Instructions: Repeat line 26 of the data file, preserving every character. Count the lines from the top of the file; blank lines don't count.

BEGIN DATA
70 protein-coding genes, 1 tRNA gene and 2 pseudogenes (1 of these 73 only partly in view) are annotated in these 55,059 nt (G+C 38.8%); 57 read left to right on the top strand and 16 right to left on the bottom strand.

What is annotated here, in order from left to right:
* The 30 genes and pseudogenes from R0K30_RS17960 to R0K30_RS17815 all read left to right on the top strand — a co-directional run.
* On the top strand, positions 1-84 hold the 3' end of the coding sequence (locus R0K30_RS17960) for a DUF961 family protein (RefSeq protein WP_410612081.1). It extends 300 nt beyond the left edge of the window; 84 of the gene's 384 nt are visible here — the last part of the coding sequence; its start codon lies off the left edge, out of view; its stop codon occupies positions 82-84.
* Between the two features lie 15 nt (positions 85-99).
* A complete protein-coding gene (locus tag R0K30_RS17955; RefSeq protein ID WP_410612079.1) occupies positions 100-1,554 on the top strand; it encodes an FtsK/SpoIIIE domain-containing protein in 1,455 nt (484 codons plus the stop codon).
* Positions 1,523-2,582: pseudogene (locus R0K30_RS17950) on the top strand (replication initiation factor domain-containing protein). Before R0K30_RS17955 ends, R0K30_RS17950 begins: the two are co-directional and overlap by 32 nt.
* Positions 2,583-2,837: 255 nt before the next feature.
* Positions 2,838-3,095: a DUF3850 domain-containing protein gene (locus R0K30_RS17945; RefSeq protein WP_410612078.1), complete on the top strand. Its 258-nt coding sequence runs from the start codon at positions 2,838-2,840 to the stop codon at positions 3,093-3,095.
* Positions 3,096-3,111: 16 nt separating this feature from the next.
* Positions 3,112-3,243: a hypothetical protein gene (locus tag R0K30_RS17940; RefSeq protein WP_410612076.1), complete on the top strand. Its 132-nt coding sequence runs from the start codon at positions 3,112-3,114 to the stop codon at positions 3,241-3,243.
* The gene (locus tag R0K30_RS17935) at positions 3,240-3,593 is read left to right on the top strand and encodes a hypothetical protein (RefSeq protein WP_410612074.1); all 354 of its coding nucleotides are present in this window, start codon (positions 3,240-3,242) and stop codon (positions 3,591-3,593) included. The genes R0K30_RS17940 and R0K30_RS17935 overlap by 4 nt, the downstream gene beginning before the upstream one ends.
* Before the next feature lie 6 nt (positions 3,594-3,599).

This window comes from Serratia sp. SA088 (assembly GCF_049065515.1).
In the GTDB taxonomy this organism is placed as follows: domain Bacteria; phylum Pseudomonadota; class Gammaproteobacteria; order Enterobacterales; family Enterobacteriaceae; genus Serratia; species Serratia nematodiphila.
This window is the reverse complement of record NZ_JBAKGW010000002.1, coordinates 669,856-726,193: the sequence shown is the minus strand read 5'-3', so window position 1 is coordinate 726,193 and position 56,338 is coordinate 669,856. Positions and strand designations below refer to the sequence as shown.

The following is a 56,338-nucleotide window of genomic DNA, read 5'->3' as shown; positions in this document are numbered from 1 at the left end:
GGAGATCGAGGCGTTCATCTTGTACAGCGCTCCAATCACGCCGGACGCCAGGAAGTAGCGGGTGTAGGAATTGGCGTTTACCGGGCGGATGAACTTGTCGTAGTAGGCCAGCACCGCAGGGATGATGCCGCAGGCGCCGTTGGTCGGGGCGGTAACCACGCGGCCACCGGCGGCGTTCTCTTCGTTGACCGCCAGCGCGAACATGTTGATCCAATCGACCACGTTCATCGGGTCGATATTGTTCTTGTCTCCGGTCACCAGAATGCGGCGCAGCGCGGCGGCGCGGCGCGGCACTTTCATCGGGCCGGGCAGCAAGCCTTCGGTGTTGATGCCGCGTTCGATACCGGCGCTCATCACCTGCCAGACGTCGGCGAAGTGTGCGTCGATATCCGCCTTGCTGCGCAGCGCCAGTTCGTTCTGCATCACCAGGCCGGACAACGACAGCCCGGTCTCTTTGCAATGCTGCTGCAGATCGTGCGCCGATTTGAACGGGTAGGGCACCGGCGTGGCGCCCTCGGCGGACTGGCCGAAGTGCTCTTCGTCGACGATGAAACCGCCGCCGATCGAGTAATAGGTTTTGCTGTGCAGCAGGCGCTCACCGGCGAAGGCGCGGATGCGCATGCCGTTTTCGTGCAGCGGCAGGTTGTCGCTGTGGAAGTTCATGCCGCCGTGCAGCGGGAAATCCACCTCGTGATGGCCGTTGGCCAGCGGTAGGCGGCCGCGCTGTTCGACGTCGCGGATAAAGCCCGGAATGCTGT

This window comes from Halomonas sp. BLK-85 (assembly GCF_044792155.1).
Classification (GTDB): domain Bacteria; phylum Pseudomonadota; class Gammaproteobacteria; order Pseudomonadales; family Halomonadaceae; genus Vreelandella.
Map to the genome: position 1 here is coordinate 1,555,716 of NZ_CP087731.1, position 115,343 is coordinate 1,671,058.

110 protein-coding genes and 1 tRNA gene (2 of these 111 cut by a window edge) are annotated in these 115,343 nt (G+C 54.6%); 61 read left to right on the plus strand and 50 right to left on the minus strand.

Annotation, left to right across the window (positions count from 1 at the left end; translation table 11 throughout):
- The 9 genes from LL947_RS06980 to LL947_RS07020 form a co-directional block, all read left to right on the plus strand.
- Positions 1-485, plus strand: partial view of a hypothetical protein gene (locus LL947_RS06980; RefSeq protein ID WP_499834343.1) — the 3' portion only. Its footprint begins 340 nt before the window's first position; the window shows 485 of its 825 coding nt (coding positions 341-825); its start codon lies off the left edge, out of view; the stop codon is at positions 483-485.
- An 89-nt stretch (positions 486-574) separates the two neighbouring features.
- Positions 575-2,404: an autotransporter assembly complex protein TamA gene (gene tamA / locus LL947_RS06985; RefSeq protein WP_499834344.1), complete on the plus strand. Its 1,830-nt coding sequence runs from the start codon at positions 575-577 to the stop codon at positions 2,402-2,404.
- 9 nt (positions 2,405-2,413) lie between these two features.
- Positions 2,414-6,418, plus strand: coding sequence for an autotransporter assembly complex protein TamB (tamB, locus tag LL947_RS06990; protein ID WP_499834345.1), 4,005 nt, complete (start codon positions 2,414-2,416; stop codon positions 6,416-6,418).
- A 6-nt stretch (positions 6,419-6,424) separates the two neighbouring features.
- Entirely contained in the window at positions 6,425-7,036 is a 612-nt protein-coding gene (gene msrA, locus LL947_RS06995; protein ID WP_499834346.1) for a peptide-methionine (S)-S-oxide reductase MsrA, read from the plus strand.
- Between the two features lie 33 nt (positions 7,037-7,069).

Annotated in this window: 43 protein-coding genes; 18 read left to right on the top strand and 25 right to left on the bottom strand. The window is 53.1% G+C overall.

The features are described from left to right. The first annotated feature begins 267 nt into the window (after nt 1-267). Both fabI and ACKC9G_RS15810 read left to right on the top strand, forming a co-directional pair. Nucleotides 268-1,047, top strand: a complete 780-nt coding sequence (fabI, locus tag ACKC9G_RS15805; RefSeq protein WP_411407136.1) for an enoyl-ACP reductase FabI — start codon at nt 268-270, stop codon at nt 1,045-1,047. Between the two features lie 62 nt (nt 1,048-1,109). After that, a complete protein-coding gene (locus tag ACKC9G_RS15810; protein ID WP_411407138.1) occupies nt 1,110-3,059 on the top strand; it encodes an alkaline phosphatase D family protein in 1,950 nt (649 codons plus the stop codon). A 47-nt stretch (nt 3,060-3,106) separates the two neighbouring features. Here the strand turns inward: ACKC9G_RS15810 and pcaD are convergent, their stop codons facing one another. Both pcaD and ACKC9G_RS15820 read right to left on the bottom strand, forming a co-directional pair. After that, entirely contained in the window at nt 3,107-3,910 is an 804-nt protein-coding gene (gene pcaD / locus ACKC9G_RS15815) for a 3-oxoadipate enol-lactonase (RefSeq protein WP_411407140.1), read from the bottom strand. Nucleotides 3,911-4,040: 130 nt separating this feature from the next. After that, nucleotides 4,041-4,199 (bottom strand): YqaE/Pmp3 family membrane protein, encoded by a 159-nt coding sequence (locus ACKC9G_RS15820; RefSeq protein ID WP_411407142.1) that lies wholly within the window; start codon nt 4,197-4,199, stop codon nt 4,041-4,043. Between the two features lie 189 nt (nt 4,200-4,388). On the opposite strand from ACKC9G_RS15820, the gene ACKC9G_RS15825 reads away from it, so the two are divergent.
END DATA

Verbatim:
- An 89-nt stretch (positions 486-574) separates the two neighbouring features.